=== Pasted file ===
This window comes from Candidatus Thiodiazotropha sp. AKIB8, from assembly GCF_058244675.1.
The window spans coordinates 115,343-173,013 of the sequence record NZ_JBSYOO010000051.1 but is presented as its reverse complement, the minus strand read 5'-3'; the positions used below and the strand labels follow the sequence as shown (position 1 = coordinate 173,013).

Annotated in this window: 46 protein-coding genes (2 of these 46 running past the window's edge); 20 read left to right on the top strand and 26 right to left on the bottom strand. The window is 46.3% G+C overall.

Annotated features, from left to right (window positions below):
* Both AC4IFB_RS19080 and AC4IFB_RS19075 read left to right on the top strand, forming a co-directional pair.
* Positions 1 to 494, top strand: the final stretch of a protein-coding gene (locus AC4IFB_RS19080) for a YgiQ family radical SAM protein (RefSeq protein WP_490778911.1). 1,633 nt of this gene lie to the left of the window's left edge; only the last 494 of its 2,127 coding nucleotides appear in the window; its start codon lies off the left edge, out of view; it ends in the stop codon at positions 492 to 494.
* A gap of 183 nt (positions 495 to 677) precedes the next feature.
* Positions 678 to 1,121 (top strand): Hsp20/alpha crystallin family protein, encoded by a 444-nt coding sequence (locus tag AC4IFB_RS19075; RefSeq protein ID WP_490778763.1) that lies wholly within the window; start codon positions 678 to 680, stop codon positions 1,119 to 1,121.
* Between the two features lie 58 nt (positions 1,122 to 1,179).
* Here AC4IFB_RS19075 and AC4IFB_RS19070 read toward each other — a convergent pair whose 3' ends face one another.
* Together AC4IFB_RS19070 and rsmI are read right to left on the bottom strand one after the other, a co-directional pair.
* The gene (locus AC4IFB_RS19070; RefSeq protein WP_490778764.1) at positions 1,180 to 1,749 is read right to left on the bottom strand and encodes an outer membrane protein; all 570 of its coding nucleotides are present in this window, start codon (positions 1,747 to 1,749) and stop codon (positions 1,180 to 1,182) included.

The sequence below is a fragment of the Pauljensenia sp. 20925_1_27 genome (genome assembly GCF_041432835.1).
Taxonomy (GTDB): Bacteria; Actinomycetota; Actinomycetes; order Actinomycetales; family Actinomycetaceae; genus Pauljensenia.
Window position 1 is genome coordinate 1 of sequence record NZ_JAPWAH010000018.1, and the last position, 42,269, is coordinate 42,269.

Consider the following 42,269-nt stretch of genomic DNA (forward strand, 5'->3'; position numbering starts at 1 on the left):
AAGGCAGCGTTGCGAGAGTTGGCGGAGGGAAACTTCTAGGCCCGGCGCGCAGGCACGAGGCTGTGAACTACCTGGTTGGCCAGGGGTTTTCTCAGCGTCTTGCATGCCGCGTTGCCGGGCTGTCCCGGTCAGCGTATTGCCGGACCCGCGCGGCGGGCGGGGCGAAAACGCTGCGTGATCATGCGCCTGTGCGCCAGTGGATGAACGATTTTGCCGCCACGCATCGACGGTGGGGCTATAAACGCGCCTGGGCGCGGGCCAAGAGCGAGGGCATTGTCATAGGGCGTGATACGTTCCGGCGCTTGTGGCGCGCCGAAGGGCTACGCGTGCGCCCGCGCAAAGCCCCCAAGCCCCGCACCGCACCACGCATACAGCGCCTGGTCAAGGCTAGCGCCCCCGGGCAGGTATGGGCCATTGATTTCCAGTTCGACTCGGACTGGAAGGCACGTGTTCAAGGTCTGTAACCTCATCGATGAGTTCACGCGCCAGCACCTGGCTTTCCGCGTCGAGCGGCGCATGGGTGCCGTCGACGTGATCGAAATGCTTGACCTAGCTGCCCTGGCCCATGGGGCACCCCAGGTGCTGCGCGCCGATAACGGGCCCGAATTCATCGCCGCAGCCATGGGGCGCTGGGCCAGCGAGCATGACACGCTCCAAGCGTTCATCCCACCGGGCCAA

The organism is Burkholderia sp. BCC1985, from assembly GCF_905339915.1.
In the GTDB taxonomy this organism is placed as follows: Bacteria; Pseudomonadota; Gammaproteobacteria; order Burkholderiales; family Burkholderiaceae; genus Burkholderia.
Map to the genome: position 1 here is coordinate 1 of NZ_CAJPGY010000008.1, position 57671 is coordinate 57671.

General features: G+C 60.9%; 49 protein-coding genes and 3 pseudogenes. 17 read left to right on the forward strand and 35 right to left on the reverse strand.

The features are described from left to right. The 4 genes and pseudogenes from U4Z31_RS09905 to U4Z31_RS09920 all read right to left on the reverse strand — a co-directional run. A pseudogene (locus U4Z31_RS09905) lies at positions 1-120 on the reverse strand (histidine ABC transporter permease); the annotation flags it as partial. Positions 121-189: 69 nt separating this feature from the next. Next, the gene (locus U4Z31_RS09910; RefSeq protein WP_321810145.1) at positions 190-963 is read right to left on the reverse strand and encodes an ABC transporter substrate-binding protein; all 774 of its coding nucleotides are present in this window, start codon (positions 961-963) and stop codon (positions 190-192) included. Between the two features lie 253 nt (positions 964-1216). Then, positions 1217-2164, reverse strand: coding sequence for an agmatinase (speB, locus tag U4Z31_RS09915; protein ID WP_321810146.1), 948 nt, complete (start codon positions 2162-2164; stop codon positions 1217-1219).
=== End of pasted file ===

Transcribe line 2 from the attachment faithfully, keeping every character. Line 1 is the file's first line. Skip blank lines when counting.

The window spans coordinates 115,343-173,013 of the sequence record NZ_JBSYOO010000051.1 but is presented as its reverse complement, the minus strand read 5'-3'; the positions used below and the strand labels follow the sequence as shown (position 1 = coordinate 173,013).